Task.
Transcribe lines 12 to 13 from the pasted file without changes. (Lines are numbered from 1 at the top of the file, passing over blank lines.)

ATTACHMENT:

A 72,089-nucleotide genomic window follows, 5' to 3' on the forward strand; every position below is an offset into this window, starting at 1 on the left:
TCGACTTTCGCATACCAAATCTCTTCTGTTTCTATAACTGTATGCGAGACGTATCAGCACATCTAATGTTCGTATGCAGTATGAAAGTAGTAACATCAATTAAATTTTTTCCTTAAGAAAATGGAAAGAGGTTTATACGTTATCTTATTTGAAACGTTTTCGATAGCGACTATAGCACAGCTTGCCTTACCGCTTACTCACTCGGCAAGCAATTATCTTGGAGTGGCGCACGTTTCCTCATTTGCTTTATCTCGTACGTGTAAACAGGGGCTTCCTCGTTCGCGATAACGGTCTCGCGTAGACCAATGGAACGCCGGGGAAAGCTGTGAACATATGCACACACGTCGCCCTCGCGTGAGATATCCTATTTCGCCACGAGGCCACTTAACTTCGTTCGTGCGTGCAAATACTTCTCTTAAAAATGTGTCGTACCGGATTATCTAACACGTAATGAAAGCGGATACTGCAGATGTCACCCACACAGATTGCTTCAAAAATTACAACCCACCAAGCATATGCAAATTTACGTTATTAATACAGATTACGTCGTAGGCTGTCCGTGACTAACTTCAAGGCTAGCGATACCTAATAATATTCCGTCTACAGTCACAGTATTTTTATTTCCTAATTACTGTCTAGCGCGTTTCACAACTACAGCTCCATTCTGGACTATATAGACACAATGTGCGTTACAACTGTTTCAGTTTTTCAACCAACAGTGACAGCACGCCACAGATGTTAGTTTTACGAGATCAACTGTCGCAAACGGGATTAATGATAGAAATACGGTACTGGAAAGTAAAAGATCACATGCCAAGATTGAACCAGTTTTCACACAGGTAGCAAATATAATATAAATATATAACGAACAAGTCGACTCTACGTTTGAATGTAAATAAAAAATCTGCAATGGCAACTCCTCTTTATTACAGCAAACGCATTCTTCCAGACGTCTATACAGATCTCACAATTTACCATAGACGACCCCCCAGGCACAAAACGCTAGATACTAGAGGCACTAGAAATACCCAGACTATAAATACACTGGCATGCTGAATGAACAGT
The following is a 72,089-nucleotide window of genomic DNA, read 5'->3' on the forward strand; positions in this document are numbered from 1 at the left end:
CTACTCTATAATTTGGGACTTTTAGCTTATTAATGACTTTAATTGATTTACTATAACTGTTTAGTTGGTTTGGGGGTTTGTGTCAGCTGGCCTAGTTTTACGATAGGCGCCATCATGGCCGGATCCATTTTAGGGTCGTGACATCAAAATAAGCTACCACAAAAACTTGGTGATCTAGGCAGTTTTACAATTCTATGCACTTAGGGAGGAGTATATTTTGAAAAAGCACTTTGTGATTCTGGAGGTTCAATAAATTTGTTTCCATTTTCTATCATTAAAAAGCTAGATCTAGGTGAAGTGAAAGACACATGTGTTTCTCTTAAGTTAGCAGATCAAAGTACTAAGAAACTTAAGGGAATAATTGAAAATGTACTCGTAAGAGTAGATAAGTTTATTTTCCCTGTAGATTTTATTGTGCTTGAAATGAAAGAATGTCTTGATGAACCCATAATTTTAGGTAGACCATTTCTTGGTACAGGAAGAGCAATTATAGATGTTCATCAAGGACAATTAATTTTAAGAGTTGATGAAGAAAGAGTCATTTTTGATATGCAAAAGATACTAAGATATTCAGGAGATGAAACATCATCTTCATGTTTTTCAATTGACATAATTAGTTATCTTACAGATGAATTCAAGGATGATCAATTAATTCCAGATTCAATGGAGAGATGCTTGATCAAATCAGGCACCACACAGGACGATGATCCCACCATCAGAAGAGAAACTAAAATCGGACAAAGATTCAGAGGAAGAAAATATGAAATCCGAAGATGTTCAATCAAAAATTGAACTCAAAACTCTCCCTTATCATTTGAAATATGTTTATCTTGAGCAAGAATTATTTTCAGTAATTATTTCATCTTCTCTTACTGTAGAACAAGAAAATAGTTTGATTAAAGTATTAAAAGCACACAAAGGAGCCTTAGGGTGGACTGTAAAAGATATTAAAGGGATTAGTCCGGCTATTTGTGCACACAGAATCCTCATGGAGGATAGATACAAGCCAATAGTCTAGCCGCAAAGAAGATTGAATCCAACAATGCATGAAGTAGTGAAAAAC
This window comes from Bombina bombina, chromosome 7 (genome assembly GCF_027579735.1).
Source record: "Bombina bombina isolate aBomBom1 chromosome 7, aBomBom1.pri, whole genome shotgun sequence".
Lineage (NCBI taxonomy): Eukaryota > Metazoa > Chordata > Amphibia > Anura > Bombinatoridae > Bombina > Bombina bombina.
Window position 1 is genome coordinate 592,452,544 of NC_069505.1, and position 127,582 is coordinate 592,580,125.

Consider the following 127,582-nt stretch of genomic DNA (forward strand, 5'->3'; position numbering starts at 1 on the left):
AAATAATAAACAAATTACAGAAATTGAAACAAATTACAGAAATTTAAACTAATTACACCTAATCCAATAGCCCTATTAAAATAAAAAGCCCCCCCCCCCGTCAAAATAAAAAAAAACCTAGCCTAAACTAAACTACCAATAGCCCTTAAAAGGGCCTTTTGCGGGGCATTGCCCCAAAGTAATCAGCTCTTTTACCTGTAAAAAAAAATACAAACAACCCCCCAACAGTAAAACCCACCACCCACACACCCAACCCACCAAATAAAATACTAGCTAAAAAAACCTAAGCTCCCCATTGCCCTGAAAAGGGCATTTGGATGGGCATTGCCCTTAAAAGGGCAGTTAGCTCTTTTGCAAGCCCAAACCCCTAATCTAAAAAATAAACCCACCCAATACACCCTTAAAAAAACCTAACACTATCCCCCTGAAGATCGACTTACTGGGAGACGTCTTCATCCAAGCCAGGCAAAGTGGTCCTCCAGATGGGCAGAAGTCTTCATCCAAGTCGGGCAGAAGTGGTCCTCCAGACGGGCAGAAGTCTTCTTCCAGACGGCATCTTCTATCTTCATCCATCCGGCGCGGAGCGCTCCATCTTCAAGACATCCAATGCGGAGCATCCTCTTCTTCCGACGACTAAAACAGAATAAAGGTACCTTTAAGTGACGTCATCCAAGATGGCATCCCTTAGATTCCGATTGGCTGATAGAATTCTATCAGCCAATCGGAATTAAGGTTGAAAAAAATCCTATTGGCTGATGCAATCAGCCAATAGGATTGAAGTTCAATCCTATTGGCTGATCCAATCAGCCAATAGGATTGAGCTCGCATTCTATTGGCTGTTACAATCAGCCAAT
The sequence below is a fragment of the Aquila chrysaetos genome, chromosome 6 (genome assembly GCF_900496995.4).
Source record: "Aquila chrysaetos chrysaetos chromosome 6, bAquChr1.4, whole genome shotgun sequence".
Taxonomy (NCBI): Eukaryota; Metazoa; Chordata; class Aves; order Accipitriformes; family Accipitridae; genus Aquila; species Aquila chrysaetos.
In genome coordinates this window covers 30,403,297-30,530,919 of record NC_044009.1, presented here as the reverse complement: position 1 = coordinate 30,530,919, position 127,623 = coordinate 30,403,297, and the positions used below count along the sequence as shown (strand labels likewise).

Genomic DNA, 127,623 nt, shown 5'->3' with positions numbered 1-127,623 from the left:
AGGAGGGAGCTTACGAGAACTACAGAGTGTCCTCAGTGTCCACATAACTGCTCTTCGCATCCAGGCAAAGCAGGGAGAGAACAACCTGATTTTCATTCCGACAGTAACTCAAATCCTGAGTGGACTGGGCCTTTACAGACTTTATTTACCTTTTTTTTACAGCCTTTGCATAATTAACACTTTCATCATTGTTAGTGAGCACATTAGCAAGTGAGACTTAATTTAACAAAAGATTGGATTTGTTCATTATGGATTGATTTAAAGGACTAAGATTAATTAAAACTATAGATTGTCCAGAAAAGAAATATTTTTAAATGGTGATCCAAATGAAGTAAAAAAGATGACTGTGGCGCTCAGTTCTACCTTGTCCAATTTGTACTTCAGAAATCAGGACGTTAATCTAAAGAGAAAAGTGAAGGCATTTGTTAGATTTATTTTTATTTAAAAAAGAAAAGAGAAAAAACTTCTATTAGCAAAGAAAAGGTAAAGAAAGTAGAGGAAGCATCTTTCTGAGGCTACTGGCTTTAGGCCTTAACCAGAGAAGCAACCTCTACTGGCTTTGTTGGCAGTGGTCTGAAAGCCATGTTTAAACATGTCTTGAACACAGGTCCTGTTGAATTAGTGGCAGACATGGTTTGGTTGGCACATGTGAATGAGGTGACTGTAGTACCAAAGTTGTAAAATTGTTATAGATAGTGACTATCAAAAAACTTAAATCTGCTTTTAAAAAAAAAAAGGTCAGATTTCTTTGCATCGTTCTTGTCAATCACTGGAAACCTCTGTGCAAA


Source record: "Aquila chrysaetos chrysaetos chromosome 6, bAquChr1.4, whole genome shotgun sequence".
Taxonomy (NCBI): Eukaryota; Metazoa; Chordata; class Aves; order Accipitriformes; family Accipitridae; genus Aquila; species Aquila chrysaetos.